FROM SMART CITIES TO SMART CITIZENS

SANTIAGO (CHILE)

Client: Interamerican Development Bank
Date: 2019
Status: Completed
Program: Capacity Building
Scope: Creating an agenda for the digital development of Santiago de Chile

Approach and Objectives:

The objective of the AMSZO and the IDB with the organization of the Digital Agenda 2028 Conference was to create a space for reflection and work that would inspire thinking about a common development agenda for the three municipalities. To this end, managers and technicians from Lo Barnechea, Vitacura and Las Condes were invited to meet for two days, combining one day with lectures and short talks and another day of work in workshop format. 

This document is the synthesis of the results of this collaboration. We hope that the reflections, strategies and initiatives synthesized here will serve as a basis for the development of the Digital Agenda 2028 among the three municipalities. As detailed below, the emphasis of the event was on smart and inter-municipal, with all other topics being addressed from the intersection of these two perspectives.

Smart Cities, Smart Citizens:

What do we mean when we add the term “smart” to the city? What can technology bring to the management of urban development? What kind of initiatives can we tackle together to create a smarter territory?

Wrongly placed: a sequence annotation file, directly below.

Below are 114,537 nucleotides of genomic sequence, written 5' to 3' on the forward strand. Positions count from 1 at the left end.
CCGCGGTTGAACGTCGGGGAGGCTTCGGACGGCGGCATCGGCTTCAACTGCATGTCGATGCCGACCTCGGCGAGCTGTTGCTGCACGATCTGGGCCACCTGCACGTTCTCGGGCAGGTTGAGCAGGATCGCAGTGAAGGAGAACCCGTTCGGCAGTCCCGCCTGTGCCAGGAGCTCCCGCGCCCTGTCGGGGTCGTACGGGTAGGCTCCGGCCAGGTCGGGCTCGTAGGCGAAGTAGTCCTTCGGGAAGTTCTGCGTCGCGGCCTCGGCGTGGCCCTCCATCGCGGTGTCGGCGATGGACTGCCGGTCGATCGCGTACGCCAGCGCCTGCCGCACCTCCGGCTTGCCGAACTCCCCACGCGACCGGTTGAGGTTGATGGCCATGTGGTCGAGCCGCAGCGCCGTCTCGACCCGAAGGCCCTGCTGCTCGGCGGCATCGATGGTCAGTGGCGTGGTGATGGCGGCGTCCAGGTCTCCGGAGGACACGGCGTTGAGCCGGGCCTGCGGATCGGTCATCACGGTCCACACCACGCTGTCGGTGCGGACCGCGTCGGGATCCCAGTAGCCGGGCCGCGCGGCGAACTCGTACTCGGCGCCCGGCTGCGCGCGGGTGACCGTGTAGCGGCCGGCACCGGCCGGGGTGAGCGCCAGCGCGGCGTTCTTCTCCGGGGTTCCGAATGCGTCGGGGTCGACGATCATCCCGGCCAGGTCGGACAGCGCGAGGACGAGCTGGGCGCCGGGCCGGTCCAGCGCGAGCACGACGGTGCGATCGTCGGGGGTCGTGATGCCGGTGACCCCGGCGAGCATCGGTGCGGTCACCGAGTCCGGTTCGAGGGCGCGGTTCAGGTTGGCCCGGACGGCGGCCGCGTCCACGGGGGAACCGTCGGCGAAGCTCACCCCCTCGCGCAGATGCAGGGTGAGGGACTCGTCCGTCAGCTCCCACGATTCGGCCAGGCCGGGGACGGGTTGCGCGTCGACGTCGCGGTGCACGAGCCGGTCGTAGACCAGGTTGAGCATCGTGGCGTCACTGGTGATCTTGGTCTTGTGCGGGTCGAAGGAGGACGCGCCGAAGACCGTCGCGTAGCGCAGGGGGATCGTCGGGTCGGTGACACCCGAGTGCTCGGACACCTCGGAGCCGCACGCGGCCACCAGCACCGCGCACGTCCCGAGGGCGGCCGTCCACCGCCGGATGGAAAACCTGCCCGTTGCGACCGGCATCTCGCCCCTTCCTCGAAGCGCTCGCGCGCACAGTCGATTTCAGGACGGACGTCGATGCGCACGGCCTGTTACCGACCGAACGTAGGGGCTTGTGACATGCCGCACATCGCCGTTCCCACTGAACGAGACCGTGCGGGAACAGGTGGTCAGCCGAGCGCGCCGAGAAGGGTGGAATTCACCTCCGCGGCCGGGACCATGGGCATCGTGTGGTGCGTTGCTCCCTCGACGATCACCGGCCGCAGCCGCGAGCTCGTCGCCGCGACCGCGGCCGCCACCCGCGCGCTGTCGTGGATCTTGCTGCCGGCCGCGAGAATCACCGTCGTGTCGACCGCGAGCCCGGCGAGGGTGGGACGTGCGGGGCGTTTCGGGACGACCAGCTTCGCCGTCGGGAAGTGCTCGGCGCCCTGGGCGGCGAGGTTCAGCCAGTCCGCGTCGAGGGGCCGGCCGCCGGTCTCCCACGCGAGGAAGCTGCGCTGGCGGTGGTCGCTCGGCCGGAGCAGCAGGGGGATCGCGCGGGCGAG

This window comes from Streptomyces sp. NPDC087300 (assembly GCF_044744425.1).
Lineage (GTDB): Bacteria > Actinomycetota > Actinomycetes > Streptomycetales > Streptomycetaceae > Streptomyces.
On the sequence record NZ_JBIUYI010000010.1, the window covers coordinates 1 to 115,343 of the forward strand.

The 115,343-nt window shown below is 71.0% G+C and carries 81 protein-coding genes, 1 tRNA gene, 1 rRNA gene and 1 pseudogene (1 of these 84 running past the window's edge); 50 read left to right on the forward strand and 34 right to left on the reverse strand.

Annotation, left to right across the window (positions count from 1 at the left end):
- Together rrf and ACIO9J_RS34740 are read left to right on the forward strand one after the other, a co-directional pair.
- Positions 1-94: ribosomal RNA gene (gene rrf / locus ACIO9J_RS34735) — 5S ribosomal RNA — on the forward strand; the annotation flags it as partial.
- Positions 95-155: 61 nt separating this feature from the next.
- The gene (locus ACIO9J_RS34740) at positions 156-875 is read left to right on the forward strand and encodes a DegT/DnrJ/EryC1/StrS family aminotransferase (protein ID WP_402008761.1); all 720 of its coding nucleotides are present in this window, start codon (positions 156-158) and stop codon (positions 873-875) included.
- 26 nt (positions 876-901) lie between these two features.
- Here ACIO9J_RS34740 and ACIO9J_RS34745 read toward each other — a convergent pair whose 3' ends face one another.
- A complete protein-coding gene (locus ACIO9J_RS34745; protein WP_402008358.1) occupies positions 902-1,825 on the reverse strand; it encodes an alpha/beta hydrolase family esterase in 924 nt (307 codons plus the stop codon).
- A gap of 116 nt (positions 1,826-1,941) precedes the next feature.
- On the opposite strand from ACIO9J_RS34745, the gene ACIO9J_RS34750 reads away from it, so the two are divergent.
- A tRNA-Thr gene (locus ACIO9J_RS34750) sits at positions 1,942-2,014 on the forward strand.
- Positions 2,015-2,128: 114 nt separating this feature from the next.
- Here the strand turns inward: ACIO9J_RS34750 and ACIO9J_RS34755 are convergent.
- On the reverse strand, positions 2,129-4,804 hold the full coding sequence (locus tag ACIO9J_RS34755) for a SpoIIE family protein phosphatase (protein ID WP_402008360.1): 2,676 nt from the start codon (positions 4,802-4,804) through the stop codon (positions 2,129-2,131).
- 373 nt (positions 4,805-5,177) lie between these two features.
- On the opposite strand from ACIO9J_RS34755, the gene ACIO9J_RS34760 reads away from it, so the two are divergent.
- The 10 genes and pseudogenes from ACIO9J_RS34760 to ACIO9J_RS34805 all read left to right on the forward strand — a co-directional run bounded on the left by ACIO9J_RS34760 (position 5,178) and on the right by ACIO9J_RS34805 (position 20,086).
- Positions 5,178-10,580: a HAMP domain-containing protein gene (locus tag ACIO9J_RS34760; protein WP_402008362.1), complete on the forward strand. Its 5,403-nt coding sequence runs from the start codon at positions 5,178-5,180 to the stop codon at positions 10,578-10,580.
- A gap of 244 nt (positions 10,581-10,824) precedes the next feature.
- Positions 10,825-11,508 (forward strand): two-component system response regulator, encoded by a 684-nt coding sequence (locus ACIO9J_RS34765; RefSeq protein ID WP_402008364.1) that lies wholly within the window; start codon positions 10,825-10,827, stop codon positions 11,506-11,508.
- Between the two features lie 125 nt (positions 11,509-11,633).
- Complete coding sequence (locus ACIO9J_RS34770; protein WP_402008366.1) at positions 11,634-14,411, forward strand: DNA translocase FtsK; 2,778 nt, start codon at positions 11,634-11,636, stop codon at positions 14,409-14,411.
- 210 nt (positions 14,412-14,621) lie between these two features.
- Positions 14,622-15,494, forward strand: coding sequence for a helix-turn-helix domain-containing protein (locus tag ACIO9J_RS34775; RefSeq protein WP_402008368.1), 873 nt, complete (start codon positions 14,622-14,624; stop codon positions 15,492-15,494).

These are some of the questions that motivated the organization of this conference, in which different visions and experiences were shared around the concept of smart city. This allowed attendees to assess the opportunities that technology can provide for improved quality of life, transparency, integration, reduction of costs and environmental impacts. The term “smart citizens” alludes to the cooperation, participation and empowerment of people in the daily management of their city. It allowed us to explore the limits, difficulties or issues that are still pending in this quest.

Integration and Intermunicipal Focus:

In addition to the debate around smart cities and thematic aspects such as mobility, security, participation and urban data, this embryo of the Digital Agenda 2028 is crossed by the desire to promote inter-municipality, understood in three complementary ways: 

  • The planning and coordination of strategies and initiatives around objectives common to the three municipalities.
  • The search for ways to communicate and collaborate in shared initiatives.
  • The way of creating management frameworks, financing and aggregate resources for the development of joint initiatives.

In some points of the text, to reinforce the message, the term “intermunicipal” or “intercommunal” is included, but the rest of the themes, areas, strategies and proposals must be considered equally affected by this clear intention to integrate systems, projects, plans, processes and data between municipalities.

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